Open 50

Truth, ex Pegasus, ex Artforms is now available for charter for a short time between August 2012 and March 2013 in Australasia, contact Owen Clarke Design for more details.




West coast sailor Philippe Kahn purchased our first Open 50 design, originally launched as Artforms in the Spring of 2006. After an extensive refit at Eric Goetz’s yard in Newport RI, Philippe raced her as Pegasus to victory in the double –handed class of that year. It was a light wind race though and the record didn’t fall.



With a taller rig, new keel, a longer three metre bowsprit and again with co-skipper Richard Clarke Pegasus set of to break the record for the Pacific Cup. In fact they shattered the double handed record from San Francisco to Honolulu by over one day and a half, setting a new record for the race of 7 days, 15 hours, 17 minutes and 50 seconds.


The prior record was set by Volvo Ocean Race winner Stan Honey in 1992.Crossing the finish line just before sunrise, the Pegasus Open 50 was the first to finish ahead of all 61 boats, including fully crewed racing machines that ranged from 45 feet to 73 feet in length, including TP-52s and Santa Cruz-70s.

For more information and an abridged account of the race go to our news page at:
Pegasus sets new Pacific Cup record

For more information on the Pegasus racing team and their program go to:
Pegasus Racing Team

Pegasus is now for sale exclusively through Owen-Clarke - go to: PEGASUS FOR SALE


Below is a picture of Pegasus as she was launched in her earliest guise as Artforms


Kip and project manager Alan Nebauer leaving Auckland bound for the UK via Cape Horn

A native of Marblehead, Massachusetts, Kip Stone founded his company Artforms with the dream of building and racing an Open 50 class sailboat.

Work on Kip's Open 50 Artforms began in 1999 with a four-month preliminary design and concept study that produced sufficient information to send a tender package to a series of yards, sparmakers and sailmakers worldwide. The bid was won by Sydney's famous builders, McConaghy Boats in March 2000.

In any project choices are driven by different criteria, normally a combination of cost, time and experience. In this case we had all the time in the world, a good but not exhaustive budget, and an experienced sailor, but one with no previous single-handed experience. Kip wanted the best possible platform on which to sail, as he would be keeping the boat for a considerable time.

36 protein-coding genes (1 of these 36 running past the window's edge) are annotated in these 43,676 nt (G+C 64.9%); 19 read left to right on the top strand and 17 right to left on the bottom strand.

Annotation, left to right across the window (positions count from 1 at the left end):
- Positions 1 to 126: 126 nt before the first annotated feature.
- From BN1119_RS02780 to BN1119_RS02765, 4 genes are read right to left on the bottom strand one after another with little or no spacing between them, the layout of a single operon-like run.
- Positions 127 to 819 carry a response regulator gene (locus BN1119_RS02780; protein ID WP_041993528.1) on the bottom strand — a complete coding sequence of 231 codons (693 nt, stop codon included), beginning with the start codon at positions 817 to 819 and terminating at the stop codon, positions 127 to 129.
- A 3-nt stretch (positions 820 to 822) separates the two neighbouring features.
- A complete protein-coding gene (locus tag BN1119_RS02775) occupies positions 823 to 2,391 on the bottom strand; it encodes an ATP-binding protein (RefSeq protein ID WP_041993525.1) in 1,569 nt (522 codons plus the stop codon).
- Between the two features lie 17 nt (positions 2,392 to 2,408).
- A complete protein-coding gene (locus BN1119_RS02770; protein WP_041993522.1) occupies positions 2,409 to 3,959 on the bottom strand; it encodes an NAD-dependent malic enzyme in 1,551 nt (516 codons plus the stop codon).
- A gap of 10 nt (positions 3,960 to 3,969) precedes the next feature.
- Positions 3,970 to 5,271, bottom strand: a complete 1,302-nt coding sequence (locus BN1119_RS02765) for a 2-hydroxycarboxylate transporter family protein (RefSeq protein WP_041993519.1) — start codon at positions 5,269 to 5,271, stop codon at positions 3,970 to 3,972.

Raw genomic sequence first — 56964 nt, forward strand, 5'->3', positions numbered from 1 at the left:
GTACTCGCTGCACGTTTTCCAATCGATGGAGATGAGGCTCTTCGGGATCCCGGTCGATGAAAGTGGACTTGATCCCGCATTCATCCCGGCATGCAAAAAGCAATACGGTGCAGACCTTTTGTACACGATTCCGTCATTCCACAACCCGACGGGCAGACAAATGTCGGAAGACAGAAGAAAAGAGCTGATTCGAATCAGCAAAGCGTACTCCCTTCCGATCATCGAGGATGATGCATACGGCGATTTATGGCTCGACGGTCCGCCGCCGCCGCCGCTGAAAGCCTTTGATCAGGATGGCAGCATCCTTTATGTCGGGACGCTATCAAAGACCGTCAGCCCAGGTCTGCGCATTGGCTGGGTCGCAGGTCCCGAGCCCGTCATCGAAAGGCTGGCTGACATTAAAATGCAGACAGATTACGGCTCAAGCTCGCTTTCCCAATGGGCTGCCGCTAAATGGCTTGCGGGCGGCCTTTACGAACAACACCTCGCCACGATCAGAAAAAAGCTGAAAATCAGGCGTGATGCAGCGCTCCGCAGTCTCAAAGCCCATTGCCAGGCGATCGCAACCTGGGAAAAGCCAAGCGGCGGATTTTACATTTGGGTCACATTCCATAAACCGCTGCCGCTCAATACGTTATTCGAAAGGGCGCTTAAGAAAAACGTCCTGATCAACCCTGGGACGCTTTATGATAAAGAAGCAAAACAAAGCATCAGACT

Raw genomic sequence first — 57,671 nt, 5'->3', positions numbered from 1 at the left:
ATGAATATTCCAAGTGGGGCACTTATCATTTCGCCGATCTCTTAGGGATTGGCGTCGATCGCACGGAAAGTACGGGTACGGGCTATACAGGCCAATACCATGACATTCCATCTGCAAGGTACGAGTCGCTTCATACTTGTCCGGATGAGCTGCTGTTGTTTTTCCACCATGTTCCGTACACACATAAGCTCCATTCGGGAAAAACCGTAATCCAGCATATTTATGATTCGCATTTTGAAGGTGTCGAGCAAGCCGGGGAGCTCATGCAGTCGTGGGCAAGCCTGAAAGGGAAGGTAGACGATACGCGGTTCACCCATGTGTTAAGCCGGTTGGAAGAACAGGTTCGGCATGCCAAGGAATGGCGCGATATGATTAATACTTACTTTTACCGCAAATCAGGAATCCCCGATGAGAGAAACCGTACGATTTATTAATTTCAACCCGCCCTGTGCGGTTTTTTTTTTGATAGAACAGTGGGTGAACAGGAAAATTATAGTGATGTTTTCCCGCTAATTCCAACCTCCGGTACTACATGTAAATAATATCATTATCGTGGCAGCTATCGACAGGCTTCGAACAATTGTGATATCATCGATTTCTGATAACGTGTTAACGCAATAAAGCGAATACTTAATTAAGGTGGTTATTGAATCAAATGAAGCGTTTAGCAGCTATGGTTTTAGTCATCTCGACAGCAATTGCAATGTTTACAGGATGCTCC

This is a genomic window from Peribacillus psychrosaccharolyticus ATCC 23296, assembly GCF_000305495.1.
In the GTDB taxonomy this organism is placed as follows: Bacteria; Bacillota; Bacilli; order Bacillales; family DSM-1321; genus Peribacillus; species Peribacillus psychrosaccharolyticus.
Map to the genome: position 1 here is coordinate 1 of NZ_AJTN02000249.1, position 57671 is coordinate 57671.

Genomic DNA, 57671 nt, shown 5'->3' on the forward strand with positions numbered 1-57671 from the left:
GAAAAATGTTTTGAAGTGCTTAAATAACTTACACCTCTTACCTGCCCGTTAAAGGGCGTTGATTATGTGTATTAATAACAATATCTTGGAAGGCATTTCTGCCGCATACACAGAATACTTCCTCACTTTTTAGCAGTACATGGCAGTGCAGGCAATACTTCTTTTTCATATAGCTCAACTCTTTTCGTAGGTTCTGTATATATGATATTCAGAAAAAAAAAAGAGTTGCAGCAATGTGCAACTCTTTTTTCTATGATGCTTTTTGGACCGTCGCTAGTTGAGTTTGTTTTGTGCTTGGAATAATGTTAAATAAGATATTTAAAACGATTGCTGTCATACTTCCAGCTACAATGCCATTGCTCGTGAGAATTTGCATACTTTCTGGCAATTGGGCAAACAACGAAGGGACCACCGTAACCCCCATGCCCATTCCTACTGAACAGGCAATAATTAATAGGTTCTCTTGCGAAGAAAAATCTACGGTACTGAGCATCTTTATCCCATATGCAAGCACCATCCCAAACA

The hull and basic yacht characteristics are not something that can be changed easily, whereas the rig can be upgraded over time. The choice on the rig has been to build a conservative classic carbon spar with composite stays, rigged with rod rigging V's and D's for initial longevity and cost effectiveness. This builds in security, and allows the option to later upgrade to PBO or change the rig to extend the yacht’s competitive racing life. The mast has been built by Carbontech in Australia and is a two spreader masthead configuration with a genoa, solent and staysail capable of being flown on separate stays. This fore and aft rigging is PBO and manufactured by Future Fibres.

Construction began in 2002 when a build slot materialised at McConaghy Boats in Australia. The yacht was on a slow build with a team from the yard, and was worked in around the larger maxi sleds. There was ample time for Owen Clarke Design to build in features from testing and development of her larger Open 60 cousins. The result is a completeness of design and a level of detail rarely seen in open class. Alan Nebauer was hired by Owen Clarke Design to manage the build on behalf of the client. Alan, a boat builder and sailor, is better known in Australia for his participation in the 94/95 BOC race (Newcastle Australia) and his project management of the same boat in the 98/99 Around Alone (as Balance Bar) after he'd sold her to Brad Van Lieu. Owen Clarke Design will continue to support project management up to the start of the single-handed transatlantic race, 'The Transat', in June 2004.


Passing the IMOCA 180 degree test directly after launching at McConaghys.